Place 16 of the pasta squares on a lightly floured surface. Place about 1 tablespoon of the cheese mixture into the center of each square. Lightly wet the edges with water with a fingertip, and top with a plain pasta square. Press to seal the edges.

Heat the oil in a pot over medium-high heat.

Beat the egg with the water. In a separate bowl, combine the bread crumbs with the Essence. Dip the ravioli in the egg wash and then into the bread crumbs, one at a time. Add in batches to the hot oil and fry until golden brown, about 2 minutes. Remove with a slotted spoon and drain on paper towels. Repeat with the remaining ingredients and serve hot with the Hot Sausage Ragu.

Hot Sausage Ragu:
2 teaspoons olive oil
1/2 pound hot Italian sausage (or 1/4 pound hot sausage and 1/4 pound sweet sausage
1/2 cup chopped yellow onions
3/4 teaspoon minced garlic
1/4 teaspoon crushed red pepper
1/4 teaspoon salt
1/4 teaspoon dried basil
1/8 teaspoon dried oregano
1/8 teaspoon ground black pepper
1 bay leaf
1 (15-ounce) can whole peeled tomatoes, chopped, juices reserved
1 (8-ounce) can tomato sauce
1 tablespoon tomato paste
1/4 cup dry red wine
1/4 cup heavy cream
Pinch sugar

In a medium pot, heat the olive oil over medium heat. Add sausage and cook, stirring, until brown and the fat is rendered, about 4 minutes. Add the onions, garlic, crushed red pepper salt, basil, oregano and black pepper, and bay leaf, and cook, stirring, until soft, 4 minutes. Add the tomatoes and their juices, tomato sauce, tomato paste, wine, cream, and sugar, and stir well. Bring to a simmer and cook, uncovered, stirring occasionally, until thick and the flavors are blended, about 30 minutes, adding water as necessary to keep from getting too thick.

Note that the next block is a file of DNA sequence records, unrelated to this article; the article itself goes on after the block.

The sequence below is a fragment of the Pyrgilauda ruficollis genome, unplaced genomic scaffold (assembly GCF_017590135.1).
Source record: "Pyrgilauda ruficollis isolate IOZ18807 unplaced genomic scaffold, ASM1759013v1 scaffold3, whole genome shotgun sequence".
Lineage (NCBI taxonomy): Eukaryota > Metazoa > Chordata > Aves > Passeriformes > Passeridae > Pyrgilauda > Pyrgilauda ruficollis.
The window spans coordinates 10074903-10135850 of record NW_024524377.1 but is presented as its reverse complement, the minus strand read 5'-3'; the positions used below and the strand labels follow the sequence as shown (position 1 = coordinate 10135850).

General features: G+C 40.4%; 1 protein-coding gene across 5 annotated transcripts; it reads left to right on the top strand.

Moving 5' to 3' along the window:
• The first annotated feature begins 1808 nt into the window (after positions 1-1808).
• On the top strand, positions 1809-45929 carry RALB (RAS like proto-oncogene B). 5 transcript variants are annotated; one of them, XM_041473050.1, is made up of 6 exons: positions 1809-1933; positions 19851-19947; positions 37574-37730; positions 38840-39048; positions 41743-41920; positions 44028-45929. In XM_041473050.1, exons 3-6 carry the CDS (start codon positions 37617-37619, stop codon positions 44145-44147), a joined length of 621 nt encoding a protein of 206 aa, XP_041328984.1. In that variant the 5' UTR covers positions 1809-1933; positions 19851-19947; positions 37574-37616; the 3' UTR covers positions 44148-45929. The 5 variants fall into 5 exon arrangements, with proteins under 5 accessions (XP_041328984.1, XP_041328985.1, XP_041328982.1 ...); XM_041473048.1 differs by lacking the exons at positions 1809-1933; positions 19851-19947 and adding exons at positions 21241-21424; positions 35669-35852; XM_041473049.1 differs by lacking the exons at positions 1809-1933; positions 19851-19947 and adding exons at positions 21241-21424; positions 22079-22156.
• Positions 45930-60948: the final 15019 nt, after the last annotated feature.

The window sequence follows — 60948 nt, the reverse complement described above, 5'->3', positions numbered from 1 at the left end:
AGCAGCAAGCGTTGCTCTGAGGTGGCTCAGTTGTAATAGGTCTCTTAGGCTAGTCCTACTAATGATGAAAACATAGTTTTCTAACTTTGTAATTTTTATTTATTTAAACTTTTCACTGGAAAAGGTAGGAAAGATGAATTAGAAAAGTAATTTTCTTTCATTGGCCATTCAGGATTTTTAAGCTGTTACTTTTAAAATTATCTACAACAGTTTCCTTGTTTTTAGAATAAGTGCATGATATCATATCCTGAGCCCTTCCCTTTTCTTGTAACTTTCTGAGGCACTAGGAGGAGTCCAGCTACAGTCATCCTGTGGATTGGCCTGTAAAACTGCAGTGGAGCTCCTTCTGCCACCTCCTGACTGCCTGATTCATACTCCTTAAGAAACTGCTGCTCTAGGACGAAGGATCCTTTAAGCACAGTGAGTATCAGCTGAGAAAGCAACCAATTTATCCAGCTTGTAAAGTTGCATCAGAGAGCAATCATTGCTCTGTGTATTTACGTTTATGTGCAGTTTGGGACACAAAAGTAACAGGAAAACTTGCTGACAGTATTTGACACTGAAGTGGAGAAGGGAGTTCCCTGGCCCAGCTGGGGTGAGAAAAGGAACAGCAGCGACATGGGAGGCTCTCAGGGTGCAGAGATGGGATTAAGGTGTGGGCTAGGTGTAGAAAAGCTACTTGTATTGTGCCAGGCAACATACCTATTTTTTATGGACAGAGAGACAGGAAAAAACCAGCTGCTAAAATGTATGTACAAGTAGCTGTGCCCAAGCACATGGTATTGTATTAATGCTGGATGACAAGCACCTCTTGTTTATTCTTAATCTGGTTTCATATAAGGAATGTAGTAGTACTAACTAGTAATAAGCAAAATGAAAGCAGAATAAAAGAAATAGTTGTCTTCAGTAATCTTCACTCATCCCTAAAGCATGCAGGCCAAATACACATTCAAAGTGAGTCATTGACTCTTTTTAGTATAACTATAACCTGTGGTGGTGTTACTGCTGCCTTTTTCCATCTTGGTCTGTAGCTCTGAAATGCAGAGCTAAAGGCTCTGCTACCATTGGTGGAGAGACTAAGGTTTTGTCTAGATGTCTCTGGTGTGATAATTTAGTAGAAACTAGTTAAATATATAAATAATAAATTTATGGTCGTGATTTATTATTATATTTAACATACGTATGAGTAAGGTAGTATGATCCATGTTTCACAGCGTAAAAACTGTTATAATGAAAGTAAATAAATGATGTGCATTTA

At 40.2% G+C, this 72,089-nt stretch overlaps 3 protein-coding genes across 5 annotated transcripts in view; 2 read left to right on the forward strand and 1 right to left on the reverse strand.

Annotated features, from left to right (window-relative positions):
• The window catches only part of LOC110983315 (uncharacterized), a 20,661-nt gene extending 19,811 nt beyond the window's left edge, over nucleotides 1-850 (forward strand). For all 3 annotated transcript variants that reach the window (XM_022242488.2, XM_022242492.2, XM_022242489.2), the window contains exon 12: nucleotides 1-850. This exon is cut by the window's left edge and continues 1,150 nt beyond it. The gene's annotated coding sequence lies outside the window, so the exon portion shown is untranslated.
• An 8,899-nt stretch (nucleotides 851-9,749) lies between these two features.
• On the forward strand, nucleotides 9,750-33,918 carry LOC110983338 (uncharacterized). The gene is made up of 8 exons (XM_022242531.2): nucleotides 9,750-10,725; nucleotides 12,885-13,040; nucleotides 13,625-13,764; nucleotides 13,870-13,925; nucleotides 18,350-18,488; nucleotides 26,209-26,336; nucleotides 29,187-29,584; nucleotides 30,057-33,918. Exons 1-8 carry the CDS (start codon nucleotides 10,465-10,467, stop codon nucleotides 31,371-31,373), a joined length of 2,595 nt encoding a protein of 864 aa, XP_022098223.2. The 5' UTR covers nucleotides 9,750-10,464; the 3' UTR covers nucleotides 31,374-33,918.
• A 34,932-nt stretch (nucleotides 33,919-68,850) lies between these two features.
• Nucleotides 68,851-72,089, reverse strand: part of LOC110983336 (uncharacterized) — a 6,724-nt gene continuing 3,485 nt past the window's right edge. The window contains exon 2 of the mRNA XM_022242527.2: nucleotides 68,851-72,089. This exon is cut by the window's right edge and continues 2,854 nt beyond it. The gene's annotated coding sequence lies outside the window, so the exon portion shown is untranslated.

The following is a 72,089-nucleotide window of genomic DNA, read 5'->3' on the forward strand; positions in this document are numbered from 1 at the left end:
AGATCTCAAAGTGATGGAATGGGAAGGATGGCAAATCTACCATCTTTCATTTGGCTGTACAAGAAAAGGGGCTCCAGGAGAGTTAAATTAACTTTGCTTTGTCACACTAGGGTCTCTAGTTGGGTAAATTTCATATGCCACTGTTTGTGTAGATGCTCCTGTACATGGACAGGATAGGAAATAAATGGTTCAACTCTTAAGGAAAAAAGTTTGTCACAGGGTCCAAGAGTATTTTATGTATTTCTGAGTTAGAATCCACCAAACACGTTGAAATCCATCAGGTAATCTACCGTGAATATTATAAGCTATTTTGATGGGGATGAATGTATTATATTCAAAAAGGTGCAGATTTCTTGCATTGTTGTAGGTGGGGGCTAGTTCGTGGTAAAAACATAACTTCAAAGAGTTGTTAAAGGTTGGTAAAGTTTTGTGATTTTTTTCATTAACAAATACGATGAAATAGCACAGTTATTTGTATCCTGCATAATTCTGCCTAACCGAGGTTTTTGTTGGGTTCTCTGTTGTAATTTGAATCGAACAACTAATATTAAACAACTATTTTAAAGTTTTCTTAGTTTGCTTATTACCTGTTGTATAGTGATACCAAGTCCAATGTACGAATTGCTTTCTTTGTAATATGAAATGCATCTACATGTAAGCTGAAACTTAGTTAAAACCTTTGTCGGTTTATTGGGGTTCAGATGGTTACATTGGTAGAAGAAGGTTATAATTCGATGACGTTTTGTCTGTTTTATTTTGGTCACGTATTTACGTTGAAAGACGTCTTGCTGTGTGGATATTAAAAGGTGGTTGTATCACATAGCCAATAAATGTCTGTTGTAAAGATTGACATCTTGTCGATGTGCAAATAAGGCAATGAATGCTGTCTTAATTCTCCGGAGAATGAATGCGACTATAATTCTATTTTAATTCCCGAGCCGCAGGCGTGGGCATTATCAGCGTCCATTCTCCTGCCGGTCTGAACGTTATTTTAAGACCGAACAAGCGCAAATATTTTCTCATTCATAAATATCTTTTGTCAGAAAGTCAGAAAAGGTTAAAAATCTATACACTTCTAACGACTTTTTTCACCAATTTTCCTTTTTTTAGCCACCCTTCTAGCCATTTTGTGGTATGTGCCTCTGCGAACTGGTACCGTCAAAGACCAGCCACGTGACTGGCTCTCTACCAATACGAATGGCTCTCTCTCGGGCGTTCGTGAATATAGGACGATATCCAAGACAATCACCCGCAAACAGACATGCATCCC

Remove from the heat, and cover until needed.

Yield: about 2 1/2 cups

See the recipe...

Friday, February 8, 2008

Firecracker Grilled Alaskan Salmon

Once you read the recipe through, hopefully you'll smile at the photo above the way I do. That dark clump on top of the salmon? Yah, thats the sauce. I was a little absentminded and left it on too long. It still tasted great, but it wasn't the most photogenic of sauces. Serves me right, for all those times I muttered at too-runny sauces as they ran all over the plate. Can't win.

Dark, clumpy sauce aside, I was really happy with this meal. The marinade/sauce smells amazing and wasn't any trouble to prepare. Please note that the salmon has to soak in the marinade for a few hours... so plan accordingly. I didn't, the first night I wanted to make this, so we had it the next day instead. And even then, I had to run home at lunch to throw it all together. (There's that absentmindedness again!) Rather than use a grill, because I don't have one, I just used a grill pan. I placed a piece of aluminum foil over top when it called for covering.

Oh, and the sauce? I made extra of the marinade and reduced it. You may want to, too, just not as long as I did. :)

Firecracker Grilled Alaskan Salmon
c/o Whole Foods Market Online

A blend of sweet and spicy, try this salmon next time you light up the grill. Since it has some sugar in the marinade, make sure to oil your grill well or wrap each fillet loosely in heavy foil and place directly on grill to avoid sticking.

4 Alaskan salmon fillets, 4–6 ounces each
1/4 cup peanut oil
2 tablespoons Soy sauce
2 tablespoons balsamic vinegar
2 tablespoons chopped green onions
1 1/2 teaspoons brown sugar
1 clove garlic, minced
1 tablespoon grated ginger
1/2 teaspoon red chili flakes (or more to taste)
1 teaspoon sesame oil
1/8 salt (if desired)

Place salmon fillets in a glass dish. Whisk together remaining ingredients and pour over salmon. Cover with plastic wrap and marinate in refrigerator 4–6 hours.

Remove salmon from marinade and place on a well-oiled grill 5 inches from coals. Grill for 8–10 minutes per inch of thickness, measured at the thickest part. Turn halfway through cooking. (You may also wrap and seal with foil to form a packet). Cook covered, 20–25 minutes on medium-hot grill or until fish flakes easily with a fork.